GOGR Music History -
2005 SGMA Hall of Fame Induction Ceremony

Itís hard to believe that this is my one year anniversary writing these history lessons for the Grand Ole Gospel Reunion web site. In that time, much has happened to further the history of gospel music through the Grand Ole Gospel Reunion and the Southern Gospel Music Association Hall of Fame. Foremost has been the appointments of Charlie Waller as the executive director of the Hall of Fame and Liz Autry as the associate director and curator of the Hall of Fame Museum. Charles and Liz did a superb job with the 2005 SGMA Induction Ceremonies held in Dollywood on October 13.

There was a great crowd at the park enjoying the festivities. The Back Porch Theater rang with the singing of the Travílers, Melody Boys Quartet, Greater Vision, Galloways, and Karen Peck and New River. The folks at Dollywood also provided a wonderful buffet for those attending the event.

Many gospel music legends were in attendance as well as a few people from the current gospel music industry. Personally, I was disappointed that there were not more current people from the gospel music circles attending this important event in the life of the history of gospel music. Where were yaíll? The history of gospel music is quite important in order to move us into the future. Itís my desire that those in the industry take this to heart and act accordingly. OK, Iím off my soap box now.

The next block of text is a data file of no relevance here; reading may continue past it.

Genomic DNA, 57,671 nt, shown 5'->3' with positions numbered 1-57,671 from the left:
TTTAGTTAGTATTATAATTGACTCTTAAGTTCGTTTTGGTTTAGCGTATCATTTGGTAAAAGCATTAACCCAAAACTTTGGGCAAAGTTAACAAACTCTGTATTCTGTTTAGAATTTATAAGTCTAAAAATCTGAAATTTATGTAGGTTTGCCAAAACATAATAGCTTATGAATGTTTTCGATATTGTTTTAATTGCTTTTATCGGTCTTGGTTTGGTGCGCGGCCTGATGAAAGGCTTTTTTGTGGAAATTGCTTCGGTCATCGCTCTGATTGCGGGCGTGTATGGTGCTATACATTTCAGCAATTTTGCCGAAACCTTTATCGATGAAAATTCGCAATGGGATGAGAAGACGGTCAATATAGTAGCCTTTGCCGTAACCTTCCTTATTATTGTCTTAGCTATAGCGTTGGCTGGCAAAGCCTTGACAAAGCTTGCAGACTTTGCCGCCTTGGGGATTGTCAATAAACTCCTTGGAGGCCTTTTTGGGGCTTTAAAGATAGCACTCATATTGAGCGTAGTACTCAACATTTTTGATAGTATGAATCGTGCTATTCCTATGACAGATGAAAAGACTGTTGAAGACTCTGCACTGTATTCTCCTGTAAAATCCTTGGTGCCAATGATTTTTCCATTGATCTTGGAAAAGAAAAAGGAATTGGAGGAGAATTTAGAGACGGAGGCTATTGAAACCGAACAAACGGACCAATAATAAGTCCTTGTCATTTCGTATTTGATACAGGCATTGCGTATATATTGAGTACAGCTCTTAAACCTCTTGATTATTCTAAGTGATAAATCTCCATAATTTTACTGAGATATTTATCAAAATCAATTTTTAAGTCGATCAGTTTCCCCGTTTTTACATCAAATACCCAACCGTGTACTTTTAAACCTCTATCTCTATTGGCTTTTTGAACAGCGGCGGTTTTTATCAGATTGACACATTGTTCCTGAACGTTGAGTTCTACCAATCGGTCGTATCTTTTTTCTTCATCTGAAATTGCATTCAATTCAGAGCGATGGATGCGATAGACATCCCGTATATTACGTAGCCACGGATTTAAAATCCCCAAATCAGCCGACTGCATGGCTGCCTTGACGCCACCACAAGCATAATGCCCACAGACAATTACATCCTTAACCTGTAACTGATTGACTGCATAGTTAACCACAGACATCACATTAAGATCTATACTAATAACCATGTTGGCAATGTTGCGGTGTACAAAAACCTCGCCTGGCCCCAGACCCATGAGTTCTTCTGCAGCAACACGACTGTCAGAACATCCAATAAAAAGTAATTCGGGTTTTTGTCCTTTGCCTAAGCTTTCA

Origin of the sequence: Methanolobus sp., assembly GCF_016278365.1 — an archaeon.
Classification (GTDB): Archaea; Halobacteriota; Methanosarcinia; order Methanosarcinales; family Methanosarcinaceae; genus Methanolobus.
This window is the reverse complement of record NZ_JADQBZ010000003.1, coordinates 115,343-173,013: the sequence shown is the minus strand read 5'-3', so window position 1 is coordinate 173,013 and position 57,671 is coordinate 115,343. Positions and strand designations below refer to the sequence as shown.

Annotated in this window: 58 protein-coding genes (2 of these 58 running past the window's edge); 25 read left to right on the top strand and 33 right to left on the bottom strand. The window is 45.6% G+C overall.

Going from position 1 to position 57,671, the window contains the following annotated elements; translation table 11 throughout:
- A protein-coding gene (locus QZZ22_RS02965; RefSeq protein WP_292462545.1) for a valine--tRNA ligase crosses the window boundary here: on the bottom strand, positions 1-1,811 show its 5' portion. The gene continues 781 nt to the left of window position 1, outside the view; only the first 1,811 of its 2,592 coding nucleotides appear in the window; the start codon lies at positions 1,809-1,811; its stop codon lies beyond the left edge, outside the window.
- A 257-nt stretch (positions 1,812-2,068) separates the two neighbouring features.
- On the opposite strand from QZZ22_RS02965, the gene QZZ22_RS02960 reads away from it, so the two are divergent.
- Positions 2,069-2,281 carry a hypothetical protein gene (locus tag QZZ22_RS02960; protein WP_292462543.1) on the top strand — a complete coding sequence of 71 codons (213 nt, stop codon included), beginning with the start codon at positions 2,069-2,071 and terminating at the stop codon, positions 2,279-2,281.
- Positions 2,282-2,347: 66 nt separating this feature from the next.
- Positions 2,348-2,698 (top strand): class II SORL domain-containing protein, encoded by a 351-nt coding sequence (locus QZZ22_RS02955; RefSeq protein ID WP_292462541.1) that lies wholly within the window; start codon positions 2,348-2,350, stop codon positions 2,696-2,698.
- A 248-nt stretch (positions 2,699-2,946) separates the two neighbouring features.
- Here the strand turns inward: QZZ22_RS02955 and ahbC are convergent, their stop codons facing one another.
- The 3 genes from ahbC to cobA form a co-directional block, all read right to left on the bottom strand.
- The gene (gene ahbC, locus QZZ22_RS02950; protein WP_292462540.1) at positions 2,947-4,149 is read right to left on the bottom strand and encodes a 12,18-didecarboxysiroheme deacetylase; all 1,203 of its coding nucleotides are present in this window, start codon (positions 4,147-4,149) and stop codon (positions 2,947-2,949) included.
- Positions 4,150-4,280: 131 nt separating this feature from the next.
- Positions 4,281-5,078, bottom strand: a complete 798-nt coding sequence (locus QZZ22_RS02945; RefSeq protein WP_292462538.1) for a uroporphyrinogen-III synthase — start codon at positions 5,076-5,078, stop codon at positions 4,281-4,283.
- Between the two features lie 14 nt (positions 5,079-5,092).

The ten individuals inducted at the evening ceremonies had a huge impact on the world of gospel music. Several of these legendary figures were on hand to personally accept their awards from the SGMA.

Robert S. Arnold was a noted teacher of gospel music and founder of the National Music Company of Coleman, Texas. He also founded and sang with the National Quartet for many years. Although Mr. Arnold wrote more than 400 songs, he is best known for the gospel music classic "No Tears in Heaven." Greater Vision, dressed in overhauls, performed that song in tribute to Mr. Arnold. Mrs. Martha Hamm accepted the award on the behalf of the late Mr. Arnold. Mrs. Hamm was Mr. Arnoldís personal pianist for many years.